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Cyberspace Security Plan

Please give me your opinion about this.

http://www.whitehouse.gov/pcipb/

here is a glen beck interview today about it

BECK: Those who worry most about us morphing into some kind of Orwellian, totalitarian "1984" state -- you can count me on that group now -- realize that it won`t happen overnight. Instead, it happens a little by little.

First, it`s cameras out on the streets to help deter crime. Then it`s giant databases that store information about suspected terrorists. And then, before you know it, we`re all being branded at birth with serial numbers on the back of our frickin` necks and they`re shooting chips into our head.

Oops. Did I say that out loud?

I understand that sometimes it`s tough to figure out with where the line is. But wasn`t there a Supreme Court justice that once said about pornography, "I just know it when I see it"?

Well, I`m pretty sure I saw it today. According to a recent interview, U.S. Director of National Intelligence Mike McConnell is reportedly drafting a cyberspace security plan that would give our government the ability to read every single piece of Internet information that crosses into the U.S.

OK. I guess figuring out where the line is isn`t so tough after all. Storing terrorists` iris scans in some data bank? OK. Storing information about my eBay searches? No, I don`t think so.

Lawrence Wright is the author of "The Looming Tower" and the "New Yorker" writer who interviewed Mike McConnell.

Where did this -- at what point did this -- did you sit in the interview and go, well, this doesn`t sound good?

LAWRENCE WRIGHT, "NEW YORKER" MAGAZINE: Actually, I found out about this from another source. McConnell didn`t tell me initially about it at all because it`s still a secret plan. And when I asked him about it, he wasn`t really very enthusiastic about having me surface it now. It`s still in draft form.

BECK: Good. So the ability to stop it is out there.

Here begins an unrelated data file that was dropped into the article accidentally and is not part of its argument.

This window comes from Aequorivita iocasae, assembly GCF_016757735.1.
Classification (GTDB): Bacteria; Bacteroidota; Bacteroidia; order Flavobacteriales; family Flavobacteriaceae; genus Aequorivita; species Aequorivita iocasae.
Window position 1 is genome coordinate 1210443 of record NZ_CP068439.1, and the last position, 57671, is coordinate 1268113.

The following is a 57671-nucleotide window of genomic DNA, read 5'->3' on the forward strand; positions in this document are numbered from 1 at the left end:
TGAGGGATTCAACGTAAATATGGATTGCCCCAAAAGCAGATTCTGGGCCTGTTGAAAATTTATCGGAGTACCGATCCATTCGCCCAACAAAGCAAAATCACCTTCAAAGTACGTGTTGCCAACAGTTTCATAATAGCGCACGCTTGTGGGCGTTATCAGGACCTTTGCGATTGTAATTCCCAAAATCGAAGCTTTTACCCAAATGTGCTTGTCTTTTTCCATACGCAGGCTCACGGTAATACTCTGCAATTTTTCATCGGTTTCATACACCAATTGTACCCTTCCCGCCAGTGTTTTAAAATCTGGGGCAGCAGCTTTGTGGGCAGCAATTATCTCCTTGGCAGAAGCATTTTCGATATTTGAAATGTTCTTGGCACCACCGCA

You know, I have to tell you, I`m a conservative. I`m a guy who says, let`s get tough on them, let`s nail these guys to the wail, let`s -- I`m for the Patriot Act, as long as it has a sunset. Show me those -- show me those people who have been abused by it.

But you know what? I`m to the point to where I don`t trust the government. And not necessarily the government we have now, but with a government we could have in the future.

Enough is enough, Lawrence. What is -- what is this plan?

WRIGHT: Glenn, this plan would allow the government to monitor all e- mail, file transfers, Web browsing that anybody does.

BECK: Even if I -- even if I -- my Aunt Jo Ann (ph) in Washington, I`m in new York, it doesn`t leave the United States, they read that e-mail as well?

WRIGHT: They have the potential of doing that under this plan. They may not, but they could.

The dilemma that we`re being asked to solve here is this -- as one of my sources said, in this game, privacy and security are zero sum game. If you want more privacy, then the whole Internet that the whole global economy depends upon is left vulnerable to a cyber attack. If you`re afraid of that and you want to protect that, you`re going to have to surrender some of your privacy. And you have to trust the government to do that, and it`s historically been unworthy of that trust.

BECK: What do they say is going to happen? A 9/11 cyber hit where it shuts everything down?

WRIGHT: Yes.

BECK: What are they afraid of?

WRIGHT: yes, exactly that. A digital Pearl Harbor, if you will.

The truth is, this is another one of the ironies. The Internet was created by the Defense Department in order to create a survivable government. It wanted redundancy.

It wanted to create an open system. But that very openness of the architecture left it vulnerable. And now we`re trying to figure out a way to retrofit that in order to make it safe. And it`s very difficult to do.

BECK: Your article comes out with all of the details next week, right?

WRIGHT: No, it`s out on the stands now.

BECK: It`s on the stands now? And it looks like Bush -- if all goes all according to plan, this may be proposed in February?

WRIGHT: The plans, as I heard them, are that he was going to roll them out in early February, maybe in the State of the Union message.

BECK: Holy cow, man. We`re living in a scary, scary time.

Thank you very much.

WRIGHT: A pleasure.